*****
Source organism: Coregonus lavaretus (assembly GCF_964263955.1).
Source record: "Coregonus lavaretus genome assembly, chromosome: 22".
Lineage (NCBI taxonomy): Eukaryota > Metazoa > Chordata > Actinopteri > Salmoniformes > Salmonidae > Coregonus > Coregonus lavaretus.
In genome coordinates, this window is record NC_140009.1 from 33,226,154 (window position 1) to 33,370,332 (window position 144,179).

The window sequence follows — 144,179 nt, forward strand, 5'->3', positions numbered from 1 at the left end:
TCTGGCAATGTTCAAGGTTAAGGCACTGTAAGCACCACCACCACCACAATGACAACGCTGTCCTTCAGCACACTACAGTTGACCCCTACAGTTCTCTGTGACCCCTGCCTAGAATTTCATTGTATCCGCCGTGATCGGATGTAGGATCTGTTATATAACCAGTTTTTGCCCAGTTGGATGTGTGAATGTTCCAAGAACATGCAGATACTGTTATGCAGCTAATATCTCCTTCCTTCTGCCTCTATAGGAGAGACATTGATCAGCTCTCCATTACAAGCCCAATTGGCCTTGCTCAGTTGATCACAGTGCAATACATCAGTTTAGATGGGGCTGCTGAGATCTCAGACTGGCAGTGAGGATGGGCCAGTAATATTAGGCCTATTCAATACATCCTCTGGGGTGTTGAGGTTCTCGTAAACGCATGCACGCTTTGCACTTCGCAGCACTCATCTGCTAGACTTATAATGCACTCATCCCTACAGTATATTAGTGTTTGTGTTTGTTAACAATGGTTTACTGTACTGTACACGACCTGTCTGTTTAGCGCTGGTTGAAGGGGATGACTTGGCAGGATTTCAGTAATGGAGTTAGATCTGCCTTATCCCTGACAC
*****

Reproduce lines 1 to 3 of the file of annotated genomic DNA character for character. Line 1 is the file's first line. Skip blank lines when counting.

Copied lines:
Source organism: Coregonus lavaretus (assembly GCF_964263955.1).
Source record: "Coregonus lavaretus genome assembly, chromosome: 22".
Lineage (NCBI taxonomy): Eukaryota > Metazoa > Chordata > Actinopteri > Salmoniformes > Salmonidae > Coregonus > Coregonus lavaretus.